What triggered the book?
Three years ago, I was looking at National Sample Survey (NSS) data for 1998, according to which 42 per cent of Indians were below the poverty line. In 1987, the figure was 37-38 per cent. But in these 11 years, per capita growth had been 47 per cent! So I asked: what the hell is going wrong?
So what was wrong?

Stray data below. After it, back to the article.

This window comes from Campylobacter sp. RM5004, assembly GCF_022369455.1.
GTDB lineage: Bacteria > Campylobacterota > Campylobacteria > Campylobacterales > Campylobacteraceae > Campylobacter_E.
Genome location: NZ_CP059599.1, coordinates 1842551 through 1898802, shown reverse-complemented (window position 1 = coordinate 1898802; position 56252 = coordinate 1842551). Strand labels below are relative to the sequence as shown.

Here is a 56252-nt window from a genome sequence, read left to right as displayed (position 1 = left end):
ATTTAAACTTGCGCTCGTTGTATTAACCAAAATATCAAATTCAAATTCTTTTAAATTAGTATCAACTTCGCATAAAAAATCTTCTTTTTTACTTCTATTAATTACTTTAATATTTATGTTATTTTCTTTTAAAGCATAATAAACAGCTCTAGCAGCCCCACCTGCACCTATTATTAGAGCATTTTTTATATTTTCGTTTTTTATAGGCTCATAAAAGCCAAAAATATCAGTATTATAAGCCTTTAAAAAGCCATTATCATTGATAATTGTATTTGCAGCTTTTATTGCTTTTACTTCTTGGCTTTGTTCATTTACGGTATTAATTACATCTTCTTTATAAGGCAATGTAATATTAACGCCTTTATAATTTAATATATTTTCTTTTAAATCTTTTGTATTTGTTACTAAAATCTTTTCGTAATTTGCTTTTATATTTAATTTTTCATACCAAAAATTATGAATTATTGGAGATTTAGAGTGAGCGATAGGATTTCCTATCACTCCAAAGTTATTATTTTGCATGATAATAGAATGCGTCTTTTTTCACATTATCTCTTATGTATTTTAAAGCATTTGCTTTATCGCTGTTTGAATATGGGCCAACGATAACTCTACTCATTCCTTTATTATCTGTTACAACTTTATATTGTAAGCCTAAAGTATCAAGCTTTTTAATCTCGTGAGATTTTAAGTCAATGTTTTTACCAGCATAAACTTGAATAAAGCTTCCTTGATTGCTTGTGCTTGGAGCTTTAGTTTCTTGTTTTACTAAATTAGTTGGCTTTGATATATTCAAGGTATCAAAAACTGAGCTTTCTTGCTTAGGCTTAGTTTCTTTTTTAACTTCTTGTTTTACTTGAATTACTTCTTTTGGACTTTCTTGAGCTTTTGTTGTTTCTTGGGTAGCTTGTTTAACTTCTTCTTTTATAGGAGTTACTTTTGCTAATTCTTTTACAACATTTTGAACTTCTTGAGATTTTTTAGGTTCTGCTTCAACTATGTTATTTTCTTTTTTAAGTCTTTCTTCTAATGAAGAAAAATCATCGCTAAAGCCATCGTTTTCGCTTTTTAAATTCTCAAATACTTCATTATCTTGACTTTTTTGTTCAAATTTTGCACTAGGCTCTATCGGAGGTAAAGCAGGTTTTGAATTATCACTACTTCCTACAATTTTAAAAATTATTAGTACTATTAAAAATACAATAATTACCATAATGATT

The methods used by the government of India and the World Bank were wrong. To measure poverty in India—and most other countries—we used to use data from both household surveys like the nss and the National Accounts. Then suddenly, the World Bank came out with an exclusively survey-based method, and the Indian government fell in line. My research shows that in fact surveys have been capturing less and less of the real picture and giving rise to bizarre conclusions. For instance, if you look at the World Bank's survey-based figures for 1993, India is 30 per cent poorer than Ethiopia and Guyana is three times as rich as China. In fact, if you take World Bank data for India and calculate backwards to 1950, you get mean consumption levels considerably lower than anything recorded in history. In other words, if the World Bank is correct, all Indians would have been dead by 1960.